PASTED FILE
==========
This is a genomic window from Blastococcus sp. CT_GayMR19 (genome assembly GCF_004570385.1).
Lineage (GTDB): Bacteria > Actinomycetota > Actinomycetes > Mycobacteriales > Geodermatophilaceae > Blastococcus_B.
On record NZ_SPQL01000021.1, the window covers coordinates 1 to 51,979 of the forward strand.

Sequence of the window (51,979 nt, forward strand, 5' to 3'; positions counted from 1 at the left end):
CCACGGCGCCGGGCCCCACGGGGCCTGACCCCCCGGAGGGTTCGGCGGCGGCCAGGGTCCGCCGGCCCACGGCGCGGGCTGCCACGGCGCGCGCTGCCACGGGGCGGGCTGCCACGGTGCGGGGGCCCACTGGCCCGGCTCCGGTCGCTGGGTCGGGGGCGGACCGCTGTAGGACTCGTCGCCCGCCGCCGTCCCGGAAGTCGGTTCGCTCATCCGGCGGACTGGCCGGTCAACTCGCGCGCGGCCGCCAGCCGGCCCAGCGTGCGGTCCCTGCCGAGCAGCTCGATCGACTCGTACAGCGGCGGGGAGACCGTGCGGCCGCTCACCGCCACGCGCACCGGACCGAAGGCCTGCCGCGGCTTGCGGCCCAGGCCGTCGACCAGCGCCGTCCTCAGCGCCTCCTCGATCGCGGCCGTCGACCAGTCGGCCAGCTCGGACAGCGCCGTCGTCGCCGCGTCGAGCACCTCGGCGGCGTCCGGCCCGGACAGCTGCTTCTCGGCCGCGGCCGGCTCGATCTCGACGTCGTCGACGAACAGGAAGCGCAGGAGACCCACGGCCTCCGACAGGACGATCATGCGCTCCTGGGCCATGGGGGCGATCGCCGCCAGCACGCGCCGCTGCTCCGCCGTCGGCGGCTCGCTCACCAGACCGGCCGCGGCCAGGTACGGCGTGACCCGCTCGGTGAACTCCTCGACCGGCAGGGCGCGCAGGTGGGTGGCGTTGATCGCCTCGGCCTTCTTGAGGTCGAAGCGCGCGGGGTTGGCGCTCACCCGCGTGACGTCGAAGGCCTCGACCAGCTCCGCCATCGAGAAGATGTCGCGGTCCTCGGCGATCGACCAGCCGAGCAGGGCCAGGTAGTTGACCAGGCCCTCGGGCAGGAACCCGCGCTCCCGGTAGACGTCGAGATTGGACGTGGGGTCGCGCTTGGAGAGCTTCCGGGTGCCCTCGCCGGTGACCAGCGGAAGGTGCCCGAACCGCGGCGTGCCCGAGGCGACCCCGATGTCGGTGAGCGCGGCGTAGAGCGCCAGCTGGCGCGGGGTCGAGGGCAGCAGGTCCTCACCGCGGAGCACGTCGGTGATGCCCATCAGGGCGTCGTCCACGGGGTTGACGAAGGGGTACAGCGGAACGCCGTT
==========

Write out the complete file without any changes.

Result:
This is a genomic window from Blastococcus sp. CT_GayMR19 (genome assembly GCF_004570385.1).
Lineage (GTDB): Bacteria > Actinomycetota > Actinomycetes > Mycobacteriales > Geodermatophilaceae > Blastococcus_B.
On record NZ_SPQL01000021.1, the window covers coordinates 1 to 51,979 of the forward strand.

Sequence of the window (51,979 nt, forward strand, 5' to 3'; positions counted from 1 at the left end):
CCACGGCGCCGGGCCCCACGGGGCCTGACCCCCCGGAGGGTTCGGCGGCGGCCAGGGTCCGCCGGCCCACGGCGCGGGCTGCCACGGCGCGCGCTGCCACGGGGCGGGCTGCCACGGTGCGGGGGCCCACTGGCCCGGCTCCGGTCGCTGGGTCGGGGGCGGACCGCTGTAGGACTCGTCGCCCGCCGCCGTCCCGGAAGTCGGTTCGCTCATCCGGCGGACTGGCCGGTCAACTCGCGCGCGGCCGCCAGCCGGCCCAGCGTGCGGTCCCTGCCGAGCAGCTCGATCGACTCGTACAGCGGCGGGGAGACCGTGCGGCCGCTCACCGCCACGCGCACCGGACCGAAGGCCTGCCGCGGCTTGCGGCCCAGGCCGTCGACCAGCGCCGTCCTCAGCGCCTCCTCGATCGCGGCCGTCGACCAGTCGGCCAGCTCGGACAGCGCCGTCGTCGCCGCGTCGAGCACCTCGGCGGCGTCCGGCCCGGACAGCTGCTTCTCGGCCGCGGCCGGCTCGATCTCGACGTCGTCGACGAACAGGAAGCGCAGGAGACCCACGGCCTCCGACAGGACGATCATGCGCTCCTGGGCCATGGGGGCGATCGCCGCCAGCACGCGCCGCTGCTCCGCCGTCGGCGGCTCGCTCACCAGACCGGCCGCGGCCAGGTACGGCGTGACCCGCTCGGTGAACTCCTCGACCGGCAGGGCGCGCAGGTGGGTGGCGTTGATCGCCTCGGCCTTCTTGAGGTCGAAGCGCGCGGGGTTGGCGCTCACCCGCGTGACGTCGAAGGCCTCGACCAGCTCCGCCATCGAGAAGATGTCGCGGTCCTCGGCGATCGACCAGCCGAGCAGGGCCAGGTAGTTGACCAGGCCCTCGGGCAGGAACCCGCGCTCCCGGTAGACGTCGAGATTGGACGTGGGGTCGCGCTTGGAGAGCTTCCGGGTGCCCTCGCCGGTGACCAGCGGAAGGTGCCCGAACCGCGGCGTGCCCGAGGCGACCCCGATGTCGGTGAGCGCGGCGTAGAGCGCCAGCTGGCGCGGGGTCGAGGGCAGCAGGTCCTCACCGCGGAGCACGTCGGTGATGCCCATCAGGGCGTCGTCCACGGGGTTGACGAAGGGGTACAGCGGAACGCCGTT